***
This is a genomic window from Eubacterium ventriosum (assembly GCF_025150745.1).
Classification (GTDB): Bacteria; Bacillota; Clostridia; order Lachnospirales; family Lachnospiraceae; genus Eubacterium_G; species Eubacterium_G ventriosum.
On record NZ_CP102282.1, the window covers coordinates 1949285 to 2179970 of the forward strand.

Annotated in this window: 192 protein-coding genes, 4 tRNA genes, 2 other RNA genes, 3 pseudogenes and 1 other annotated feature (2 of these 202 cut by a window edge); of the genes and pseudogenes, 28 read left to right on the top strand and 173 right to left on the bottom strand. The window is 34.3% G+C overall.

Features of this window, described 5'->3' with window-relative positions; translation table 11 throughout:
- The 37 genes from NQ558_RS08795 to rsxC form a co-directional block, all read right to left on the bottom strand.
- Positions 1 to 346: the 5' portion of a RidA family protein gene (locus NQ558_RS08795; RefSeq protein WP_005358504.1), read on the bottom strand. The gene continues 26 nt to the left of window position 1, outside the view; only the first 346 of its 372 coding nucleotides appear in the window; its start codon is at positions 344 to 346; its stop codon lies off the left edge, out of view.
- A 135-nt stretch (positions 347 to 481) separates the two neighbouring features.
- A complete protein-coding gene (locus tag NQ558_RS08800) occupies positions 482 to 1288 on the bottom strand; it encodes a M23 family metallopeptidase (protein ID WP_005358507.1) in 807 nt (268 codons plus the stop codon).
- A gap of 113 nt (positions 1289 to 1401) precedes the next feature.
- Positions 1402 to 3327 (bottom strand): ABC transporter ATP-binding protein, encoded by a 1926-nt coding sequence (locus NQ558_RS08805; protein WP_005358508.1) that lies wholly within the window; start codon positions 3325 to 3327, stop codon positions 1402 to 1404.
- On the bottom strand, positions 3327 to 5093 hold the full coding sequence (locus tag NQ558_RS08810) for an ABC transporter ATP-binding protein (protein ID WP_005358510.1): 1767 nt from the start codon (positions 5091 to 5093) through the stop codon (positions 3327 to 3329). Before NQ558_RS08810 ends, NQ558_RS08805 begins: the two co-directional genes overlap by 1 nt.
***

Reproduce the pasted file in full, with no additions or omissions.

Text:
This is a genomic window from Eubacterium ventriosum (assembly GCF_025150745.1).
Classification (GTDB): Bacteria; Bacillota; Clostridia; order Lachnospirales; family Lachnospiraceae; genus Eubacterium_G; species Eubacterium_G ventriosum.
On record NZ_CP102282.1, the window covers coordinates 1949285 to 2179970 of the forward strand.

Annotated in this window: 192 protein-coding genes, 4 tRNA genes, 2 other RNA genes, 3 pseudogenes and 1 other annotated feature (2 of these 202 cut by a window edge); of the genes and pseudogenes, 28 read left to right on the top strand and 173 right to left on the bottom strand. The window is 34.3% G+C overall.

Features of this window, described 5'->3' with window-relative positions; translation table 11 throughout:
- The 37 genes from NQ558_RS08795 to rsxC form a co-directional block, all read right to left on the bottom strand.
- Positions 1 to 346: the 5' portion of a RidA family protein gene (locus NQ558_RS08795; RefSeq protein WP_005358504.1), read on the bottom strand. The gene continues 26 nt to the left of window position 1, outside the view; only the first 346 of its 372 coding nucleotides appear in the window; its start codon is at positions 344 to 346; its stop codon lies off the left edge, out of view.
- A 135-nt stretch (positions 347 to 481) separates the two neighbouring features.
- A complete protein-coding gene (locus tag NQ558_RS08800) occupies positions 482 to 1288 on the bottom strand; it encodes a M23 family metallopeptidase (protein ID WP_005358507.1) in 807 nt (268 codons plus the stop codon).
- A gap of 113 nt (positions 1289 to 1401) precedes the next feature.
- Positions 1402 to 3327 (bottom strand): ABC transporter ATP-binding protein, encoded by a 1926-nt coding sequence (locus NQ558_RS08805; protein WP_005358508.1) that lies wholly within the window; start codon positions 3325 to 3327, stop codon positions 1402 to 1404.
- On the bottom strand, positions 3327 to 5093 hold the full coding sequence (locus tag NQ558_RS08810) for an ABC transporter ATP-binding protein (protein ID WP_005358510.1): 1767 nt from the start codon (positions 5091 to 5093) through the stop codon (positions 3327 to 3329). Before NQ558_RS08810 ends, NQ558_RS08805 begins: the two co-directional genes overlap by 1 nt.